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G.R. No. 88211, September 15, 1989 Marcos, petitioner VS.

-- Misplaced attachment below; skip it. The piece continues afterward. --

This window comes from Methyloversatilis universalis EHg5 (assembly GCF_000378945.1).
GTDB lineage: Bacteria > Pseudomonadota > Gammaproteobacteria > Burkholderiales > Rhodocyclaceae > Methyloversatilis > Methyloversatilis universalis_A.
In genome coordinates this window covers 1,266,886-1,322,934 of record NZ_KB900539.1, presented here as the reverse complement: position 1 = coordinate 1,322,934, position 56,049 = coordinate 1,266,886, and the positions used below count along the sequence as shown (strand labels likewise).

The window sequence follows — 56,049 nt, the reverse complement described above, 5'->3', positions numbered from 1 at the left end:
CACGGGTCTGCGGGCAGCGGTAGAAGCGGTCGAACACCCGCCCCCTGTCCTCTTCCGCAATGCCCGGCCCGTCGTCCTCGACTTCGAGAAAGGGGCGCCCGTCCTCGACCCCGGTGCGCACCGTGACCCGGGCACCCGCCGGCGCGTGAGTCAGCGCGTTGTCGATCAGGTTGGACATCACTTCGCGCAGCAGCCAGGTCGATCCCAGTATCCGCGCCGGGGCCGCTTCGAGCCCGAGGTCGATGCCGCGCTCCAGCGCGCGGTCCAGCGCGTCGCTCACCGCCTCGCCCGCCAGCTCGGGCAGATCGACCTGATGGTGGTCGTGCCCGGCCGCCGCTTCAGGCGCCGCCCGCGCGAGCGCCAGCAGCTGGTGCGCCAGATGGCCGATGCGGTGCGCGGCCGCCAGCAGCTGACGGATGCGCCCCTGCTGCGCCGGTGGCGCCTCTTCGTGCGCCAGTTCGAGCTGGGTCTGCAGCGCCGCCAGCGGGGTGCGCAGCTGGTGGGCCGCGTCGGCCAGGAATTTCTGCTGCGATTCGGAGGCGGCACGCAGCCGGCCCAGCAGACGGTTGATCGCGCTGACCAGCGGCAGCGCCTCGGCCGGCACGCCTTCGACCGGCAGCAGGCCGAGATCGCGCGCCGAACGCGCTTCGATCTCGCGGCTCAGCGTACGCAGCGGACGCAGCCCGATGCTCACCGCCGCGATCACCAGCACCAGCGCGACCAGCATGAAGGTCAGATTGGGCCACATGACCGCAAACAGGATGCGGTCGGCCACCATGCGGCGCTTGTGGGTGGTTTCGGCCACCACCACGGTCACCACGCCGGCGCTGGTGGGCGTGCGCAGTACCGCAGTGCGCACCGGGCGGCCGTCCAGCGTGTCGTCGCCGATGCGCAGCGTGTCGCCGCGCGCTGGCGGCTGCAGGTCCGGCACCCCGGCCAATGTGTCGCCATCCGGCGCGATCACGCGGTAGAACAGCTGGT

Manglapus, respondent (Part 1) Facts: Former President Ferdinand E. Marcos was deposed from the presidency via the non-violent people power revolution and was forced into exile. Marcos, in his deathbed, has signified his wish to return to the Philippines to die. But President Corazon Aquino, considering the dire consequences to the nation of his return at a time when the stability of government is threatened from various directions and the economy is just beginning to rise and move forward, has stood firmly on the decision to bar the return of Marcos and his family. Aquino barred Marcos from returning due to possible threats & following supervening events: 1. failed Manila Hotel coup in 1986 led by Marcos leaders 2. channel 7 taken over by rebels & loyalists 3. plan of Marcoses to return w/ mercenaries aboard a chartered plane of a Lebanese arms dealer. This is to prove that they can stir trouble from afar 4. Honasans failed coup 5. Communist insurgency movements 6. secessionist movements in Mindanao 7. devastated economy because of 1. accumulated foreign debt 2. plunder of nation by Marcos & cronies Marcos filed for a petition of mandamus and prohibition to order the respondents to issue them their travel documents and prevent the implementation of President Aquinos decision to bar Marcos from returning in the Philippines. Petitioner questions Aquinos power to bar his return in the country. He also questioned the claim of the President that the decision was made in the interest of national security, public safety and health. Petitioner also claimed that the President acted outside her jurisdiction. According to the Marcoses, such act deprives them of their right to life, liberty, property without due process and equal protection of the laws. They also said that it deprives them of their right to travel which according to Section 6, Article 3 of the constitution, may only be impaired by a court order. Issue: 1. Whether or not, in the exercise of the powers granted by the Constitution, the President may prohibit the Marcoses from returning to the Philippines. 2. Whether or not the President acted arbitrarily or with grave abuse of discretion amounting to lack or excess of jurisdiction when she determined that the return of the Marcoses to the Philippines poses a serious threat to national interest and welfare and decided to bar their return. Decision: No to both issues. Petition dismissed. Ratio: Separation of power dictates that each department has exclusive powers. According to Section 1, Article VII of the 1987 Philippine Constitution, the executive power shall be vested in the President of the Philippines. However, it does not define what is meant by executive power although in the same article it touches on exercise of certain powers by the President, i.e., the power of control over all executive departments, bureaus and offices, the power to execute the laws, the appointing power to grant reprieves, commutations and pardons (art VII secfs. 14-23). Although the constitution outlines tasks of the president, this list is not defined & exclusive. She has residual & discretionary powers not stated in the Constitution which include the power to protect the general welfare of the people. She is obliged to protect the people, promote their welfare & advance national interest. (Art. II, Sec. 4-5 of the Constitution). Residual powers, according to Theodore Roosevelt, dictate that the President can do anything which is not forbidden in the Constitution (Corwin, supra at 153), inevitable to vest discretionary powers on the President (Hyman, American President) and that the president has to maintain peace during times of emergency but also on the day-to-day operation of the State. The rights Marcoses are invoking are not absolute. Theyre flexible depending on the circumstances. The request of the Marcoses to be allowed to return to the Philippines cannot be considered in the light solely of the constitutional provisions guaranteeing liberty of abode and the right to travel, subject to certain exceptions, or of case law which clearly never contemplated situations even remotely similar to the present one. It must be treated as a matter that is appropriately addressed to those residual unstated powers of the President which are implicit in and correlative to the paramount duty residing in that office to safeguard and protect general welfare. In that context, such request or demand should submit to the exercise of a broader discretion on the part of the President to determine whether it must be granted or denied. For issue number 2, the question for the court to determine is whether or not there exist factual basis for the President to conclude that it was in the national interest to bar the return of the Marcoses in the Philippines. It is proven that there are factual bases in her decision. The supervening events that happened before her decision are factual. The President must take preemptive measures for the self-preservation of the country & protection of the people. She has to uphold the Constitution. Fernan, Concurring 1. The presidents power is not fixed. Limits would depend on the imperatives of events and not on abstract theories of law. We are undergoing a critical time and the current problem can only be answerable by the President. 2. Threat is real. Return of the Marcoses would pose a clear & present danger. Thus, its the executives responsibility & obligation to prevent a grave & serious threat to its safety from arising. 3. We cant sacrifice public peace, order, safety & our political & economic gains to give in to Marcos wish to die in the country. Compassion must give way to the other state interests. Cruz, Dissenting 1. As a citizen of this country, it is Marcos right to return, live & die in his own country. It is a right guaranteed by the Consti to all individuals, whether patriot, homesick, prodigal, tyrant, etc.